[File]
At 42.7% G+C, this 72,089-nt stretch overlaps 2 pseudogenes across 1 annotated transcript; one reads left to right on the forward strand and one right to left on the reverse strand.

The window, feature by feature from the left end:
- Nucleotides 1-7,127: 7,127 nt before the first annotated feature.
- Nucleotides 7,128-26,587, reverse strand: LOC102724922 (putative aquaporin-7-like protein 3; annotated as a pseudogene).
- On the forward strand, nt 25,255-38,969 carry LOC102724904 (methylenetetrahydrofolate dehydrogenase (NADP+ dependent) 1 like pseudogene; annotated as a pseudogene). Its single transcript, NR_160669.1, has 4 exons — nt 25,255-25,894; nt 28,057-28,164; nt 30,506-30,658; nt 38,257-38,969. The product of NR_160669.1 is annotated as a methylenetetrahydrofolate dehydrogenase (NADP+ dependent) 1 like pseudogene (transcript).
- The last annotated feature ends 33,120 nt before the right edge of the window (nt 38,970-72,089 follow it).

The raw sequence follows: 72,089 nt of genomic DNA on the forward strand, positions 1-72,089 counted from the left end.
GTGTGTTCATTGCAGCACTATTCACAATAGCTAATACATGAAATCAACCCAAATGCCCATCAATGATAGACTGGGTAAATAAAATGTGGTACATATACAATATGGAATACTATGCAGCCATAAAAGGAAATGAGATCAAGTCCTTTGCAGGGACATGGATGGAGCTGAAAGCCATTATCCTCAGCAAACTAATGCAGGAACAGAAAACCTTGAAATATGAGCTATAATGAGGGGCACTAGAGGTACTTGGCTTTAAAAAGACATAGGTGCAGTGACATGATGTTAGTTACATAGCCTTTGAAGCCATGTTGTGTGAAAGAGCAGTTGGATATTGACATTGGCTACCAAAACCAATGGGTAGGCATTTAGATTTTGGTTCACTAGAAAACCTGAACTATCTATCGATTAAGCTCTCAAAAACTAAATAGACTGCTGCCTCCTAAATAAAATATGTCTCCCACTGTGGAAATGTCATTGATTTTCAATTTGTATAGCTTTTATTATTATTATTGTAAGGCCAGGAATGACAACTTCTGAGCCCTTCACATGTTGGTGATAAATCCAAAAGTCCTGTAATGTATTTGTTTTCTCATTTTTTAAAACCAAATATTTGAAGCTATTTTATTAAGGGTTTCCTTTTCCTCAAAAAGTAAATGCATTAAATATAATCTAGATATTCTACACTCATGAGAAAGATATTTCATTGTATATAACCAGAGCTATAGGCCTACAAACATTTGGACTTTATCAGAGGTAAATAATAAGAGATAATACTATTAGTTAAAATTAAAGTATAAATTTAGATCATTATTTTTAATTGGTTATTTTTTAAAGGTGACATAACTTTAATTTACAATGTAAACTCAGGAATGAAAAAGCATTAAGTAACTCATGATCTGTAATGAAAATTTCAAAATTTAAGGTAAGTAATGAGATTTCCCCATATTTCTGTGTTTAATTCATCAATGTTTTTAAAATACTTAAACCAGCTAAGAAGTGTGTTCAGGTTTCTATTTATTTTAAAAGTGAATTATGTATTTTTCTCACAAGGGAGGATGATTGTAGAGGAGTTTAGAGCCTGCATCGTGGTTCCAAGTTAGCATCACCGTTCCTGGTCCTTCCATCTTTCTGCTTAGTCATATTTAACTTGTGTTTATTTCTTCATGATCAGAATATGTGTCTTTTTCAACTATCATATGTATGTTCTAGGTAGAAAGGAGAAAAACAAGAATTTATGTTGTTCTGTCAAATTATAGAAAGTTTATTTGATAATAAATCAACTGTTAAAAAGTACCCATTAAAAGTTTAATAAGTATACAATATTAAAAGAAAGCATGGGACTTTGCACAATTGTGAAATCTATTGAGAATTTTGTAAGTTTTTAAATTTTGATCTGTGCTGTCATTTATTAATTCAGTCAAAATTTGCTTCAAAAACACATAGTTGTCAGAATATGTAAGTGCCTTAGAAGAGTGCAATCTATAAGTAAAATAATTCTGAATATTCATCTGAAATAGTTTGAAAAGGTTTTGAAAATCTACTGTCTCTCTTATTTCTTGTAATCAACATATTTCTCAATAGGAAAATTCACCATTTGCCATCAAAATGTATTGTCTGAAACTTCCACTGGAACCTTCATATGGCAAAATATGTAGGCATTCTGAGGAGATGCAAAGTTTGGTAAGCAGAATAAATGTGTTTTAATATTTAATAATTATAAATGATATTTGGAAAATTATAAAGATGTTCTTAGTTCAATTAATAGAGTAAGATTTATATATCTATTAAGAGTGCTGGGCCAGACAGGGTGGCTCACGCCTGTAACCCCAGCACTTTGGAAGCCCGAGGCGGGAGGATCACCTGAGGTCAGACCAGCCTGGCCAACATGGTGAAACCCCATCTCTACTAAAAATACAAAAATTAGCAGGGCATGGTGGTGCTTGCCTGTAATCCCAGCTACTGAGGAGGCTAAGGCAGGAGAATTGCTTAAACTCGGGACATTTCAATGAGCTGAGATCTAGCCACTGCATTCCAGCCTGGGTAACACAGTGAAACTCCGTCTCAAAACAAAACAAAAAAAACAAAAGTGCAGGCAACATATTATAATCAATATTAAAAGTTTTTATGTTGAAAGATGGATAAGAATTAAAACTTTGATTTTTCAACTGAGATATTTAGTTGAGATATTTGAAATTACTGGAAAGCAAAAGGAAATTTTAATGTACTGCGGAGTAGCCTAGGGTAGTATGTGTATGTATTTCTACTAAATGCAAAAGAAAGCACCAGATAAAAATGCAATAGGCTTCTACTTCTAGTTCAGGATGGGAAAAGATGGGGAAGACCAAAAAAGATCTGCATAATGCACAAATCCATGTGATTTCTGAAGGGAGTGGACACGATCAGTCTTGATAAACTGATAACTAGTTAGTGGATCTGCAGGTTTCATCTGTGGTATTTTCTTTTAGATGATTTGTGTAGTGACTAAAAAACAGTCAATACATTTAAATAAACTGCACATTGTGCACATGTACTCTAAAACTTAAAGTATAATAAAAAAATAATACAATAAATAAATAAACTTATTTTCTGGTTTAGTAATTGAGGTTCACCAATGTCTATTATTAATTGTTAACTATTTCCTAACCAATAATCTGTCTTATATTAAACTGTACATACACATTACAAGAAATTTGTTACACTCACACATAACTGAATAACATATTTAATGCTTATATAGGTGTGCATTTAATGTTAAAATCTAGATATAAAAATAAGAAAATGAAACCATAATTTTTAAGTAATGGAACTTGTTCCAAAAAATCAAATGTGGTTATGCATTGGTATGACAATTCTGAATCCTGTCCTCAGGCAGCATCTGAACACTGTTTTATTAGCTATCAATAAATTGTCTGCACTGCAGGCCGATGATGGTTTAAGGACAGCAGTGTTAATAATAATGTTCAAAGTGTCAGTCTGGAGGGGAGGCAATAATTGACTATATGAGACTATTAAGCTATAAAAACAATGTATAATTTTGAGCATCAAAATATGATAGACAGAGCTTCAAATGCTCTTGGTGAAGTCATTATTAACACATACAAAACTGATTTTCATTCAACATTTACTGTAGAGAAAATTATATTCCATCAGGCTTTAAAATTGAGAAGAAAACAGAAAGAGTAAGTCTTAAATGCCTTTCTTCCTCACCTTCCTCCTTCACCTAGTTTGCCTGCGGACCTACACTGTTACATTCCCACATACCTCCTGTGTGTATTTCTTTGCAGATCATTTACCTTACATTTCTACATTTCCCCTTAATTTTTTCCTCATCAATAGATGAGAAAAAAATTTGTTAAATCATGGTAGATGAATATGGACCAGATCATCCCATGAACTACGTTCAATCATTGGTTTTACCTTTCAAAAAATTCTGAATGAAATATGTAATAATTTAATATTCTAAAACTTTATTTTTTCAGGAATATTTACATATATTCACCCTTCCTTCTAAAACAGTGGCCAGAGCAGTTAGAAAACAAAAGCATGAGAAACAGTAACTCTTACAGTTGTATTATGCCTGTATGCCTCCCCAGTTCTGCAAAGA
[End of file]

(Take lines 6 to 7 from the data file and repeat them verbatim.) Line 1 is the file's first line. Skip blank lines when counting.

- The last annotated feature ends 33,120 nt before the right edge of the window (nt 38,970-72,089 follow it).

The raw sequence follows: 72,089 nt of genomic DNA on the forward strand, positions 1-72,089 counted from the left end.